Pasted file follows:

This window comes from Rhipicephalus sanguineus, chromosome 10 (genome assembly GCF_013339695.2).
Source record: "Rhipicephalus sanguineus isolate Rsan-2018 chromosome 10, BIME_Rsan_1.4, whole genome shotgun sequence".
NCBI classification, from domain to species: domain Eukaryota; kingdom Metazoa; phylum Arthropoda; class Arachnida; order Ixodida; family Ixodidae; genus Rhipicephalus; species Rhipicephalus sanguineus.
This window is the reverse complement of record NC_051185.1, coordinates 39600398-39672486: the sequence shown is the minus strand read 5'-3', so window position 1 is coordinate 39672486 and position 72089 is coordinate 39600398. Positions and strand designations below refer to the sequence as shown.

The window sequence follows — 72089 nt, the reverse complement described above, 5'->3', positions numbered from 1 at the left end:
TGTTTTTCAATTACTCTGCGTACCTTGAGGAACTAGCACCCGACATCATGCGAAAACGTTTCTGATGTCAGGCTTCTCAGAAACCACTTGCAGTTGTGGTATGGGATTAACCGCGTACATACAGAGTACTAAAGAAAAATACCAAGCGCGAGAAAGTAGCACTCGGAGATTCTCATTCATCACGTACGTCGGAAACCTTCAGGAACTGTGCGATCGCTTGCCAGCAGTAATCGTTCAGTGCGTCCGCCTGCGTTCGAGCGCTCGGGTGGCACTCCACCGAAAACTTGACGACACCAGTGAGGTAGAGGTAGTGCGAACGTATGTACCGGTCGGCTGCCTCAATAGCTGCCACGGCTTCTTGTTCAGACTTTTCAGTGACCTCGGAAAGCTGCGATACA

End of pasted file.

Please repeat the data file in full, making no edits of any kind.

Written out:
This window comes from Rhipicephalus sanguineus, chromosome 10 (genome assembly GCF_013339695.2).
Source record: "Rhipicephalus sanguineus isolate Rsan-2018 chromosome 10, BIME_Rsan_1.4, whole genome shotgun sequence".
NCBI classification, from domain to species: domain Eukaryota; kingdom Metazoa; phylum Arthropoda; class Arachnida; order Ixodida; family Ixodidae; genus Rhipicephalus; species Rhipicephalus sanguineus.
This window is the reverse complement of record NC_051185.1, coordinates 39600398-39672486: the sequence shown is the minus strand read 5'-3', so window position 1 is coordinate 39672486 and position 72089 is coordinate 39600398. Positions and strand designations below refer to the sequence as shown.

The window sequence follows — 72089 nt, the reverse complement described above, 5'->3', positions numbered from 1 at the left end:
TGTTTTTCAATTACTCTGCGTACCTTGAGGAACTAGCACCCGACATCATGCGAAAACGTTTCTGATGTCAGGCTTCTCAGAAACCACTTGCAGTTGTGGTATGGGATTAACCGCGTACATACAGAGTACTAAAGAAAAATACCAAGCGCGAGAAAGTAGCACTCGGAGATTCTCATTCATCACGTACGTCGGAAACCTTCAGGAACTGTGCGATCGCTTGCCAGCAGTAATCGTTCAGTGCGTCCGCCTGCGTTCGAGCGCTCGGGTGGCACTCCACCGAAAACTTGACGACACCAGTGAGGTAGAGGTAGTGCGAACGTATGTACCGGTCGGCTGCCTCAATAGCTGCCACGGCTTCTTGTTCAGACTTTTCAGTGACCTCGGAAAGCTGCGATACA